2. Adjustment treatment effect in vitals and labs:
  • Systolic blood pressure (mmHg): -5.4 (-7.2 to –3.5), p < 0.0001
  • Diastolic blood pressure (mmHg): -2.3 (-3.5 to –1.1), p = 0.0001
  • Pulse (bpm): -5.8 (-7.3 to –4.3), p < 0.0001
  • NYHA class: 1.36 (1.22 to 1.53), P < 0.0001
  • Bodyweight (kg): -1.36 (-1.91 to –0.80), p < 0.0001
  • NT-proBNP (pg/mL): 0.77 (0.67 to 0.89), P = 0.0003


Secondary Outcomes

Adverse Events

  • Adverse events in 223/542 patients in the high-intensity group (41%) vs. 158/536 in the usual care group (29%)
  • Most commonly observed adverse events: cardiac failure, hypotension, hyperkalemia, renal impairment, with non-significant differences in occurrences between groups
    • Hypotension 5% vs. <1%
    • Hyperkalemia 3% vs. 0
    • Renal impairment 3% vs. <1%
    • Bradycardia 0.7% vs. 0.4%


  • In this multinational, randomized, open-label trial involving patients discharged following acute heart failure admission, rapid up-titration of guideline-directed medical therapy with scheduled follow-up to achieve specific target doses in the first 90 days was associated with a reduction in 180-day all-cause death or heart failure readmission, improved quality of life, and reduced symptom burden. There was no significant difference in serious adverse outcomes.

Limitations & Considerations

  • Early termination of the study given the large treatment effect and concern that it was unethical not to offer high-intensity treatment to both cohorts.
  • The composite primary endpoint was not powered to evaluate the difference in 180-day all-cause mortality alone.
  • The open-label trial design was necessary based upon intervention, though it may influence the results of self-reported symptom burden as a secondary endpoint.
  • SGLTi approval came late in the study and therefore was not prescribed to most patients in the trial.
  • Generalizability/feasibility is limited by the availability of resources at individual health centers, though it offers the opportunity to explore the role of telemedicine and the involvement of non-physician care team members in GDMT up-titration.

1.         Logeart D, Berthelot E, Bihry N, et al. Early and short-term intensive management after discharge for patients hospitalized with acute heart failure: a randomized study (ECAD-HF). Eur J Heart Fail. Jan 2022;24(1):219-226. doi:10.1002/ejhf.2357

2.         Bistola V, Simitsis P, Parissis J, et al. Association between up-titration of medical therapy and total hospitalizations and mortality in patients with recent worsening heart failure across the ejection fraction spectrum. Eur J Heart Fail. Jul 2021;23(7):1170-1181. doi:10.1002/ejhf.2219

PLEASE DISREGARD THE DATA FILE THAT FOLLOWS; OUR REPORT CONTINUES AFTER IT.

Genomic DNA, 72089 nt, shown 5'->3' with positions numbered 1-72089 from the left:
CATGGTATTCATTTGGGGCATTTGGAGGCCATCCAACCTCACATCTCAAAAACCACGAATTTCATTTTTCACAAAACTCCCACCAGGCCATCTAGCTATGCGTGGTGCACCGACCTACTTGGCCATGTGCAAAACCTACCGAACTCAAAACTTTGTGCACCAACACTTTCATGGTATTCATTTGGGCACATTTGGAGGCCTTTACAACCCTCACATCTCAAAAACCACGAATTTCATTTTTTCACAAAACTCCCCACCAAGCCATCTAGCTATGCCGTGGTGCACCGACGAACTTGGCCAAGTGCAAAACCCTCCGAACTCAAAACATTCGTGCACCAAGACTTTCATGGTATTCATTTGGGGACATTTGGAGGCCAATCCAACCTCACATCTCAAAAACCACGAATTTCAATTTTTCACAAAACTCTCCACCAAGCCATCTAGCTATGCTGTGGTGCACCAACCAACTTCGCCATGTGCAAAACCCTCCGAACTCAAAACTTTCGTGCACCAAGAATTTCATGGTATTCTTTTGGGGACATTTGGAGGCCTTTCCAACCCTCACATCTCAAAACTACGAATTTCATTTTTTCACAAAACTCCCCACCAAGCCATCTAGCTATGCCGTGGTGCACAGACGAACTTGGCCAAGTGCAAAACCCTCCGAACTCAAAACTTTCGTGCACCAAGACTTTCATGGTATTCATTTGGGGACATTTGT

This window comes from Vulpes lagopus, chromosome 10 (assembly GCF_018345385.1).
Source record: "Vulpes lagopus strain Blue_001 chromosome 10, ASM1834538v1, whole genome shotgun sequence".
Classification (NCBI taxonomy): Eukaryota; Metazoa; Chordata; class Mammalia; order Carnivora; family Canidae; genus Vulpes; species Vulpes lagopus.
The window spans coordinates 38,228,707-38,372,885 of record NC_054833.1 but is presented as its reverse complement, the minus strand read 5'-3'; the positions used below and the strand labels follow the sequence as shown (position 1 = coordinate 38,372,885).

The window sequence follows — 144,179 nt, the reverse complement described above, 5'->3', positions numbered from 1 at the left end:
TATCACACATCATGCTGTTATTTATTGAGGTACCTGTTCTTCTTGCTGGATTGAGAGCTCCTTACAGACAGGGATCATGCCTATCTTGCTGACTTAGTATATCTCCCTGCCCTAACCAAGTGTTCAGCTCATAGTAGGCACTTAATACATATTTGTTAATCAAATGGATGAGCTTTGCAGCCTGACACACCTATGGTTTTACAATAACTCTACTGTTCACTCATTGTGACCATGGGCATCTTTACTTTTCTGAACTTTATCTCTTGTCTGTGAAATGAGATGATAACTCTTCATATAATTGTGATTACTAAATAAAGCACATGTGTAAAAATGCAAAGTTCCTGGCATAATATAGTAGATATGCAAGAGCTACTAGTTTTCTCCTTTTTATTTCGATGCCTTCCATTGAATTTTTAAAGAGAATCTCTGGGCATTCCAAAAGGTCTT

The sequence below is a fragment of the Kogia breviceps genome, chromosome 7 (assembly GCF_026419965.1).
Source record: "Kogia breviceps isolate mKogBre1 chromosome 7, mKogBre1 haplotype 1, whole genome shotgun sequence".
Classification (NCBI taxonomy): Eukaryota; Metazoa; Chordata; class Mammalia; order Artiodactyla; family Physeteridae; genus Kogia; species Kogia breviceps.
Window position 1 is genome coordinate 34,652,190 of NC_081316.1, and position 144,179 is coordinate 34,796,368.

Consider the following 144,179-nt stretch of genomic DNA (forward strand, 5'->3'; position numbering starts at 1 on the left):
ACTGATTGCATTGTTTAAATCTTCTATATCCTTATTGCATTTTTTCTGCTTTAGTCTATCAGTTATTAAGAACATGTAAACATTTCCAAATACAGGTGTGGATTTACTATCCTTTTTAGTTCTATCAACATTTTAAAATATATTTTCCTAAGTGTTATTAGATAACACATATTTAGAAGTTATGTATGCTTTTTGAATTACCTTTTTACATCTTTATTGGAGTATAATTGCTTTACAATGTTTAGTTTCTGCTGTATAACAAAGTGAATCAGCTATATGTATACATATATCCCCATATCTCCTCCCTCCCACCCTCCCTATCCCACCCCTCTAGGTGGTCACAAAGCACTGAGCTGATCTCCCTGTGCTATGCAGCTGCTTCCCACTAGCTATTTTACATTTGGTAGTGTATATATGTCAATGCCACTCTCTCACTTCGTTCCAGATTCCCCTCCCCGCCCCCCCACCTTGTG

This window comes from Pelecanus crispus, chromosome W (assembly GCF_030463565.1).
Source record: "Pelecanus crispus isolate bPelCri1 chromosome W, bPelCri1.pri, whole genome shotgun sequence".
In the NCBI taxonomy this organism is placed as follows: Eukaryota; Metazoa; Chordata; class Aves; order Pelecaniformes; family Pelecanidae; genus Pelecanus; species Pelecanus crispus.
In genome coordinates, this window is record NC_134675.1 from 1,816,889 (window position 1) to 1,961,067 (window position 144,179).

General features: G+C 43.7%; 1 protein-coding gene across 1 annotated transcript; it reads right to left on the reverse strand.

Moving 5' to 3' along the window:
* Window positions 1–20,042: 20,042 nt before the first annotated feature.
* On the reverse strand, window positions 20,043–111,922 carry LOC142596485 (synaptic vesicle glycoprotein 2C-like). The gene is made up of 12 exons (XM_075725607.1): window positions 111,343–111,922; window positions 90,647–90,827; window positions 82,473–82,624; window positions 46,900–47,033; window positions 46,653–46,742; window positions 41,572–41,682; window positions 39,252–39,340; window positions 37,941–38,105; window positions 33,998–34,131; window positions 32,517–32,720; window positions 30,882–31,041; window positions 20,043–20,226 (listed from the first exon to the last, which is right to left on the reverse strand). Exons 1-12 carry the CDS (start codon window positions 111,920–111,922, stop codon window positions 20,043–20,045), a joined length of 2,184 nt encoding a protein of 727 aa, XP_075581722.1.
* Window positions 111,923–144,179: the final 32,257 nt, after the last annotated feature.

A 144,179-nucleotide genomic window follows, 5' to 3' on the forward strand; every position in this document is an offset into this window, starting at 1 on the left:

3.         Yamaguchi T, Kitai T, Miyamoto T, et al. Effect of Optimizing Guideline-Directed Medical Therapy Before Discharge on Mortality and Heart Failure Readmission in Patients Hospitalized With Heart Failure With Reduced Ejection Fraction. Am J Cardiol. Apr 15 2018;121(8):969-974. doi:10.1016/j.amjcard.2018.01.006

4.         Carubelli V, Lombardi C, Specchia C, et al. Adherence and optimization of angiotensin converting enzyme inhibitor/angiotensin II receptors blockers and beta-blockers in patients hospitalized for acute heart failure. ESC Heart Fail. Jun 2021;8(3):1944-1953. doi:10.1002/ehf2.13223

5.         Gayat E, Arrigo M, Littnerova S, et al. Heart failure oral therapies at discharge are associated with better outcome in acute heart failure: a propensity-score matched study. Eur J Heart Fail. Feb 2018;20(2):345-354. doi:10.1002/ejhf.932

6.         Kimmoun A, Takagi K, Gall E, et al. Temporal trends in mortality and readmission after acute heart failure: a systematic review and meta-regression in the past four decades. Eur J Heart Fail. Mar 2021;23(3):420-431. doi:10.1002/ejhf.2103

7.         Heidenreich PA, Bozkurt B, Aguilar D, et al. 2022 AHA/ACC/HFSA Guideline for the Management of Heart Failure: A Report of the American College of Cardiology/American Heart Association Joint Committee on Clinical Practice Guidelines. Circulation. 2022;145(18):e895-e1032. doi:doi:10.1161/CIR.0000000000001063

8.         McDonagh TA, Metra M, Adamo M, et al. 2021 ESC Guidelines for the diagnosis and treatment of acute and chronic heart failure: Developed by the Task Force for the diagnosis and treatment of acute and chronic heart failure of the European Society of Cardiology (ESC) With the special contribution of the Heart Failure Association (HFA) of the ESC. European Heart Journal. 2021;42(36):3599-3726. doi:10.1093/eurheartj/ehab368

9.         Mebazaa A, Davison B, Chioncel O, et al. Safety, tolerability and efficacy of up-titration of guideline-directed medical therapies for acute heart failure (STRONG-HF): a multinational, open-label, randomised, trial. The Lancet. doi:10.1016/S0140-6736(22)02076-1

The published archive features curated twitter highlights from the journal club event.


Dr. Anjali Agarwalla, Internal medicine resident, University of Pennsylvania


Dr. Ty Sweeney, Internal medicine resident, Johns Hopkins Bayview Medical Center


Student doctor Adrianna Mares, medical student, The University of Texas at El Paso

Student doctor Chelsea Amo Tweneboah, medical student, St. George’s University,


Dr. Gurleen Kaur, Internal medicine resident, Brigham Women’s Hospital

Dr. Kahtan Fadah, Internal medicine resident, Texas Tech University


Dr. Jessie Holtzman, Chief resident, UCSF


Dr. Devesh Rai, @DeveshRaiMD, Cardiology fellow at Rochester General Hospital


Dr. Devesh Rai, @DeveshRaiMD, Cardiology fellow at Rochester General Hospital